Recreating the concert that never was

On May 3, 1943, one of Germany’s most gifted young pianists was expected to give a recital at Heidelberg University. Karlrobert Kreiten never turned up.

He had been arrested by the Gestapo for making anti-Hitler remarks, reported by a zealous neighbour. Tortured and abused, he was tried by the Nazi judge Roland Freisler and condemned to death by hanging, along with 185 others.

Kreiten, a Dutch citizen, was 27 years old.

Next week, the pianist Florian Heinisch and author Moritz von Bredow will tour Germany with what should have been Kreiten’s Heidelberg recital – works by Bach-Busoni, Chopin, Mozart, Beethoven and Liszt.

Tour dates: Bonn (19th), Cologne (21.6), Dusseldorf (22.6), Bremen (24.6). Heidelberg (26.6), Hamburg (27.6), Munich (29.6), Berlin (30.6)

kreiten

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  • Kreiten was in earlier years a pupil at the Stern Conservatory of Claudio Arrau, who recalled him thus: “…a great, extraverted virtuoso who was making a tremendous career. He was not Jewish…but at a party, he said, ‘I don’t know why people worry about the war, because it is already lost.’ The Nazis took him away in the middle of a concert the next day.” (From Joseph Horowitz’s Conversations with Arrau.) This at something of a turning point in the War. As the regime realised that their prospects of victory were dimming, they unleashed on the home front a ‘war’ against ‘defeatism’. Kreiten was an early victim of that. By some 18 months later, they were so obviously obsessed with their notions of defeatism, that arrests became more and more indiscriminate. Eventually, even Furtwangler went in fear of arrest. In that last year, the Nazis were in the throes of a grotesque melange of desperation and paranoia. The results can still break one’s heart 70 years later.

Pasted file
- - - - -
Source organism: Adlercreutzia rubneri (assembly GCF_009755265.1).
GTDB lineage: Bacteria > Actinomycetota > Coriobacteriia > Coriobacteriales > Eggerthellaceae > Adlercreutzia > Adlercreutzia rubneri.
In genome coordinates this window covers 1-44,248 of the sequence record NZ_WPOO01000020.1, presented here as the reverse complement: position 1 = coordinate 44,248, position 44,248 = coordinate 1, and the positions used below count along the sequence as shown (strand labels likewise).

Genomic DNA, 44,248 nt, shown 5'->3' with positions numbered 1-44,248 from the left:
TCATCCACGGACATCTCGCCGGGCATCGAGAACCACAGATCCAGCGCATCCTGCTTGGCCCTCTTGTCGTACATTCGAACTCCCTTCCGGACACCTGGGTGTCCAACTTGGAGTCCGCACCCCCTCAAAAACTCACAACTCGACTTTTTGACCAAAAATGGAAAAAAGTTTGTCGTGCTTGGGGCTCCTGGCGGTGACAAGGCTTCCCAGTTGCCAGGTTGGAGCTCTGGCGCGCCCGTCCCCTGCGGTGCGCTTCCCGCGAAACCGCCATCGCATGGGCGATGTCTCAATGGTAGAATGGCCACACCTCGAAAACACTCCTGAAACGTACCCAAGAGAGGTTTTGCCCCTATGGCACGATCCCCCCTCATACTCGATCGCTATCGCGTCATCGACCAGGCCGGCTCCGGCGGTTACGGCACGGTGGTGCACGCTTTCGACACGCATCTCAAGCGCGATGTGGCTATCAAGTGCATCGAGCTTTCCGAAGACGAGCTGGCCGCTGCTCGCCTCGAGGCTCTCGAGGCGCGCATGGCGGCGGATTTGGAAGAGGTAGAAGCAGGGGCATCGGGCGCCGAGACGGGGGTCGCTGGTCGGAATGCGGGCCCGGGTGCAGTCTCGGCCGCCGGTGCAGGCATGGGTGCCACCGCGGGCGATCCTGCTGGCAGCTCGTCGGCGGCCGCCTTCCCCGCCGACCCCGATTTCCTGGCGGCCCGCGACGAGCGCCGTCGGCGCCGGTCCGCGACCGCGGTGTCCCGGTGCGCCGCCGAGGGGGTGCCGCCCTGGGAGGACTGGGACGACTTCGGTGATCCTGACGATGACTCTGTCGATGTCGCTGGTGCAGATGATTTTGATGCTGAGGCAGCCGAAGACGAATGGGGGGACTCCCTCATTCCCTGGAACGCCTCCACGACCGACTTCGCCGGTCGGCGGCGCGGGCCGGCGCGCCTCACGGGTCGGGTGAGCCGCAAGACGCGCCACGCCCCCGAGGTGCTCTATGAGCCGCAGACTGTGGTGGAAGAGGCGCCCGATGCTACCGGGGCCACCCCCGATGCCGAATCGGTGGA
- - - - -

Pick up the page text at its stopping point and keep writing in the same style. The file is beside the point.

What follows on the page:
• Sometimes SD takes-on the air of a graveyard, but this I would not want to have missed. Wonderful, wonderful playing, although the manic-drunk ‘An der schöne blaue Donau’ with the hysteric Fingerspitzenpirouetten is a bit of a waste. But in those times, such pieces were well-deserved deserts after the audience’s diligent seriousness.

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